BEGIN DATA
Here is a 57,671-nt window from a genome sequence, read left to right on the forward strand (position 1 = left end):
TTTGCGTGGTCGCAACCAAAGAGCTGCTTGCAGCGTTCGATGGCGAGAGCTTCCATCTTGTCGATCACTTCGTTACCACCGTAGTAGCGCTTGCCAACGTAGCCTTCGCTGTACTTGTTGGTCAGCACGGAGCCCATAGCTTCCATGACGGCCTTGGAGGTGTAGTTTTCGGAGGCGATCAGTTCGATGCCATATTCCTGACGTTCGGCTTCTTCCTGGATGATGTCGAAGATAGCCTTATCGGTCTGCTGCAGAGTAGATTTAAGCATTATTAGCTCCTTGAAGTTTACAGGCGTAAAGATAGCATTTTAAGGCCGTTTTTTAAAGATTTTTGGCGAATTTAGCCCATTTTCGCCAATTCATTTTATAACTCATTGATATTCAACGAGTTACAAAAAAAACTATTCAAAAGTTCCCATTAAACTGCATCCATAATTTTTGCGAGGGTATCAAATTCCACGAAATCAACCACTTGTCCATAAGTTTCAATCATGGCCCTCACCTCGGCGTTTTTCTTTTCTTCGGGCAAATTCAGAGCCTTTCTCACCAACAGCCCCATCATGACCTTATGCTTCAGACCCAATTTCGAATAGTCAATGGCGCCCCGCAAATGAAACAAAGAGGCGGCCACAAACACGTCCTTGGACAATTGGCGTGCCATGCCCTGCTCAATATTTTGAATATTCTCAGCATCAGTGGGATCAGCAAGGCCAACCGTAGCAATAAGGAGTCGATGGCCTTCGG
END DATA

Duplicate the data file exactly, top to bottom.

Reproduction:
Here is a 57,671-nt window from a genome sequence, read left to right on the forward strand (position 1 = left end):
TTTGCGTGGTCGCAACCAAAGAGCTGCTTGCAGCGTTCGATGGCGAGAGCTTCCATCTTGTCGATCACTTCGTTACCACCGTAGTAGCGCTTGCCAACGTAGCCTTCGCTGTACTTGTTGGTCAGCACGGAGCCCATAGCTTCCATGACGGCCTTGGAGGTGTAGTTTTCGGAGGCGATCAGTTCGATGCCATATTCCTGACGTTCGGCTTCTTCCTGGATGATGTCGAAGATAGCCTTATCGGTCTGCTGCAGAGTAGATTTAAGCATTATTAGCTCCTTGAAGTTTACAGGCGTAAAGATAGCATTTTAAGGCCGTTTTTTAAAGATTTTTGGCGAATTTAGCCCATTTTCGCCAATTCATTTTATAACTCATTGATATTCAACGAGTTACAAAAAAAACTATTCAAAAGTTCCCATTAAACTGCATCCATAATTTTTGCGAGGGTATCAAATTCCACGAAATCAACCACTTGTCCATAAGTTTCAATCATGGCCCTCACCTCGGCGTTTTTCTTTTCTTCGGGCAAATTCAGAGCCTTTCTCACCAACAGCCCCATCATGACCTTATGCTTCAGACCCAATTTCGAATAGTCAATGGCGCCCCGCAAATGAAACAAAGAGGCGGCCACAAACACGTCCTTGGACAATTGGCGTGCCATGCCCTGCTCAATATTTTGAATATTCTCAGCATCAGTGGGATCAGCAAGGCCAACCGTAGCAATAAGGAGTCGATGGCCTTCGG